This is a special blog post on a challenge I'm hosting for the Alethia's "Sew Much Talent (GR)" group on Facebook. The challenge runs the month of February and I'm really excited, especially since I've never sewn any workout gear before! So to help others who are joining the challenge, I'm going to devote this blog post to the Workout Gear challenge.
First, the Patterns. There are so many on the market to choose, from you could easily become overwhelmed! If this is your first time making workout gear, I would suggest selecting a very easy pattern. Depending on what you want to make, below are a few options out there.
McCalls 7261 On Sale @ JoAnn Fabrics 2/2/16 for $1.99
(Rated "Highly recommend" on PatternReview.com)
McCalls 7514 On Sale @ JoAnn Fabrics 2/2/16 for $1.99
Kwik Sew 3660
Jalie 2796 Rated "Highly Recommended" on PatternReview.com
Jalie 2444 Rated "Highly Recommended" on PatternReview.com
Jalie 2795 Rated "Highly Recommend" & "Great Wardrobe Builder" on PatternReview.com
Second, the Fabrics. There are many types of knit fabrics you can use to create workout gear and there is one thing they all have in common...stretch! However, they are all not created specifically for workout gear. So if you truly plan on using your garment to workout in, there are a few things to keep in mind. Technical, also known as "High Performance" fabrics are most used in the making of workout gear. Stay away from knits like cotton which can hold 25 times it's weight in water and takes a long time to dry. Not something I would want to workout in! Technical or High Performance fabrics are "wicking" fabrics that helps your body stay cooler by keeping moisture on the surface. Here's a definition of Wicking fabrics...
Wicking fabrics are modern technical fabrics which draw moisture away from the body. They are made of high-tech polyester, which, unlike cotton, absorbs very little water.
Below are links to a few online fabric stores that carry a variety of High Performance or Wicking fabrics:
SpandexByYard.com (one of my favs; little pricey)
Michael Levine, Inc. (one of my favs; little pricey)
Mood Fabrics (pricey)
*Updated 2-3-16* So Sew English Fabrics
*Updated 2-3-16* Kathy's Lace & Elastic Outlet (Etsy)
Amazon (don't forget about them!)
Also, check your local JoAnn's for High Performance fabrics...they have it too!
Third, Needles and Thread. When working with knit fabrics, always use a "ball point", "stretch" or "jersey" needle (that includes "Twin" needles for hemming!). Size depends on the weight of your fabric. I typically use #10, #11 or #12. I've used "universal" ballpoint needles before...however, you get the best performance with the ones shown below.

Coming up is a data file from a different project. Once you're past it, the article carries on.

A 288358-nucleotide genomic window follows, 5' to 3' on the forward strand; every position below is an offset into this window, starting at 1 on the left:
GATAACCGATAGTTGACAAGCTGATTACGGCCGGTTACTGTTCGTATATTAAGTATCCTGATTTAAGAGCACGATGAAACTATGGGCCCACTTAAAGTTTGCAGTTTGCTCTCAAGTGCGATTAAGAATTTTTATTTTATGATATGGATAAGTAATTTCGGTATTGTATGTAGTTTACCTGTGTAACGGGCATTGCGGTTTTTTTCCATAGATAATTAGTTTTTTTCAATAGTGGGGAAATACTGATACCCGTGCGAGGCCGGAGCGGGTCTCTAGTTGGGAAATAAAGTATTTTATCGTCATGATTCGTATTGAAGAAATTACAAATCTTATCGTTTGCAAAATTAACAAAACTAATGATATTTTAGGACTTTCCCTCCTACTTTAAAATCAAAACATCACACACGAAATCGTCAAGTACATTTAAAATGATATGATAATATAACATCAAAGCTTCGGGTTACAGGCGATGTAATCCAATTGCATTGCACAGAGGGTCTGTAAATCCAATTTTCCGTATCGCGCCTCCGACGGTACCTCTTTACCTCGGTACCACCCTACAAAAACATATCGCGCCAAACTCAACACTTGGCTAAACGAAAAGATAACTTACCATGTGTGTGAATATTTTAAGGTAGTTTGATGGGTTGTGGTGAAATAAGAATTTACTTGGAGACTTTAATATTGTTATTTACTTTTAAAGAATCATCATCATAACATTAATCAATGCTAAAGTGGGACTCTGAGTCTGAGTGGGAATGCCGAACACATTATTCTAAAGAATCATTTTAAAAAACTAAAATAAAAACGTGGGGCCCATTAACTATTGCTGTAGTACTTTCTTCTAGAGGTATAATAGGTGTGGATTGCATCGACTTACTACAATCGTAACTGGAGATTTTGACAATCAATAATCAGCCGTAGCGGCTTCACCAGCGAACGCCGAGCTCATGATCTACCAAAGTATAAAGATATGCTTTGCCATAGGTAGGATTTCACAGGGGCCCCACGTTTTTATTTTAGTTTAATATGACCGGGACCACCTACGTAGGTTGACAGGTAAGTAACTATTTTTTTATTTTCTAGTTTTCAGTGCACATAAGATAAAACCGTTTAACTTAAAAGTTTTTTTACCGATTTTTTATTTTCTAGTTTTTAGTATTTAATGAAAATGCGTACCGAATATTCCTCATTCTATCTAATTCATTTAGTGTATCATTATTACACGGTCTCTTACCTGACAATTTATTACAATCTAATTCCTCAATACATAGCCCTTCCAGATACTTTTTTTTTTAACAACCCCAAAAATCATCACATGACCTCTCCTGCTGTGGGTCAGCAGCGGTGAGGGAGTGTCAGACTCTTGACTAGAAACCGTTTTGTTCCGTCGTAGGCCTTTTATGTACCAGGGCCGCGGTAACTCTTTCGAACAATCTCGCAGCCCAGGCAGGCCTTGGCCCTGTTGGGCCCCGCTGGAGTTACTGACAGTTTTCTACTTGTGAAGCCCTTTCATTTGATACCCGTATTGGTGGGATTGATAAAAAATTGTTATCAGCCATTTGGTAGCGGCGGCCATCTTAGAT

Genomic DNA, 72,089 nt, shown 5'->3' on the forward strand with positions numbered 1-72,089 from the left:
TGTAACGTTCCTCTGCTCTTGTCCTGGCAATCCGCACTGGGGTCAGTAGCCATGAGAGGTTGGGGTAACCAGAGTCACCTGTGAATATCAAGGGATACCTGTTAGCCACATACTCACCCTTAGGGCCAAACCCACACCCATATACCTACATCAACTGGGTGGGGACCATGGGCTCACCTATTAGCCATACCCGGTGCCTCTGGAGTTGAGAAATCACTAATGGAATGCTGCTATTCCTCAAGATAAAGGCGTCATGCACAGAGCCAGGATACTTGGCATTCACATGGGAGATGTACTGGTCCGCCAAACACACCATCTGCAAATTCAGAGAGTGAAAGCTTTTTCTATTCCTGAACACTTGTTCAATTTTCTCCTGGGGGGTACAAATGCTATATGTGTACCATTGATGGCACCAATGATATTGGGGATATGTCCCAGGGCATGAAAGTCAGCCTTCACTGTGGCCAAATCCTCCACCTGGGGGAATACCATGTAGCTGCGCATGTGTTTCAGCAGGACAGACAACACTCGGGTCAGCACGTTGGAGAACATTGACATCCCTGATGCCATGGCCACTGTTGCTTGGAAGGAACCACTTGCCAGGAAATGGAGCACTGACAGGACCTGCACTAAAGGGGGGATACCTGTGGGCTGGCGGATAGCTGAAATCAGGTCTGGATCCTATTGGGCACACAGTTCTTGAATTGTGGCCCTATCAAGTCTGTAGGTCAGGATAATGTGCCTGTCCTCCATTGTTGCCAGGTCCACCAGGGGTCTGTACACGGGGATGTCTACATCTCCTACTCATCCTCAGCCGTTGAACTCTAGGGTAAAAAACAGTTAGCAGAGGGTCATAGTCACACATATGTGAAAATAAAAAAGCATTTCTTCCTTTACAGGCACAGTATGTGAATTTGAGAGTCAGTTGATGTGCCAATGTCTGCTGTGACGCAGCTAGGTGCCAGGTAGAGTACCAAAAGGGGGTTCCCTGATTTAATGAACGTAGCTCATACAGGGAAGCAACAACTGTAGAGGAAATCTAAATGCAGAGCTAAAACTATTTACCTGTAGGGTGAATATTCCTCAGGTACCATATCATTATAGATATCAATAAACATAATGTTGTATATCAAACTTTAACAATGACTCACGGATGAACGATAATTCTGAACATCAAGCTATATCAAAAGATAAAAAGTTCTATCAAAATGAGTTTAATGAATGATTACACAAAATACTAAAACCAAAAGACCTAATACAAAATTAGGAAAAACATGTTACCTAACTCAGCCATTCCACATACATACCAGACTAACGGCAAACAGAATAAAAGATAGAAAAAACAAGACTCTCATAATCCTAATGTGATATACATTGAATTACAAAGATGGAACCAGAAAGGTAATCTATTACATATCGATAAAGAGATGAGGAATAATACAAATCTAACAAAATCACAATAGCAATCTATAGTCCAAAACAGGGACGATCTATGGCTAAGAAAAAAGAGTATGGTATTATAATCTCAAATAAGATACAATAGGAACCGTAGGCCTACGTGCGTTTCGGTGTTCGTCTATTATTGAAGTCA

Threads...if you don't want to expose yourself with a "popped" seam, LOL! stay away from 100% cotton thread! Polyester thread provides the best stretch for sewing knits. However, you can use cotton wrapped polyester too (like Coats & Clarks Dual Duty)...it provides both strength and stretch.
Fourth, Machines and Sewing Feet (the machine's feet, not yours, LOL!). Both Sergers and Sewing Machines can be used when sewing Workout Gear (I do use both!) The Serger is easy and basically needs no explanation because the stitches automatically have the stretch needed for knit seams. Sewing machines can also be used...but to be successful in sewing your workout gear, you need to follow a few suggestions.
If your machine has a Stretch stitch, use it! If not, try a Zizag stitch...on light to medium weight knits, try using a stitch length of 1.5 and a width of 5. This setting closely mimics the look and function of an overlock stitch. When sewing, remember to backstitch at the beginning and end of every seam to secure, then trim seams. Also, support your knit fabric while sewing, never force fabric by pulling from behind or forward to prevent stretching.
The three most popular styles of Sewing Machine Pressure Feet to use for sewing your workout gear are...
- Knit Foot (I need to get one!). This knit foot has holding teeth that holds the fabric at just the right moment as the needle is going down through the fabric. The foot is designed to work with your machine's needle bar. As the needle bar goes up, it lifts the lever on the knit foot which pulls up the holding teeth and allows your machine's feeding system to advance the fabric forward for the next stitch. Price approximately $6 - $14.
- Plastic Zizag Foot (what I use now when I use my sewing machine). Most machines come with one and can be all plastic or an "all purpose" one that has metal on the bottom of the foot. The "all" plastic is recommended. Price approximately $10
- Walking Foot. Attaching this foot to your machine is not as quick and easy as the others above...using it also helps move knit fabrics evenly through your machine (like the Knit Foot) so they don't stretch out of shape. However, it can be cumbersome when sewing curves or turning corners, you may not obtain consistent stitches. (But perfect for straight seams!) There are many brands and styles that can run you from $15 - $130.
Lastly, Sewing With Knits Tutorials. I love working with knits (my preferred fabric!). However, this is my first time creating Workout gear...So I've done a bit a research over the last couple of days to prepare myself and wanted to share my findings with you all! Below are some of the sewing tutorials I found helpful and hope you do too!
*Updated 2-3-16* Sewing With Stretch Fabrics (Colleen G. Lea)
*Updated 2-3-16* Beginners Guide To Sewing Knits (Sewing Parts Online)
*Updated 2-3-16* Knit Fabric Types (That's What Chey Thread)
That's it for my little research! I hope this will be as informative for others as it has been for me compiling it! I'm not done with my research, there's SO MUCH out there...I will continue because I am truly "hyped" about creating my very own workout gear!
Thanks so much for stopping by and until next time...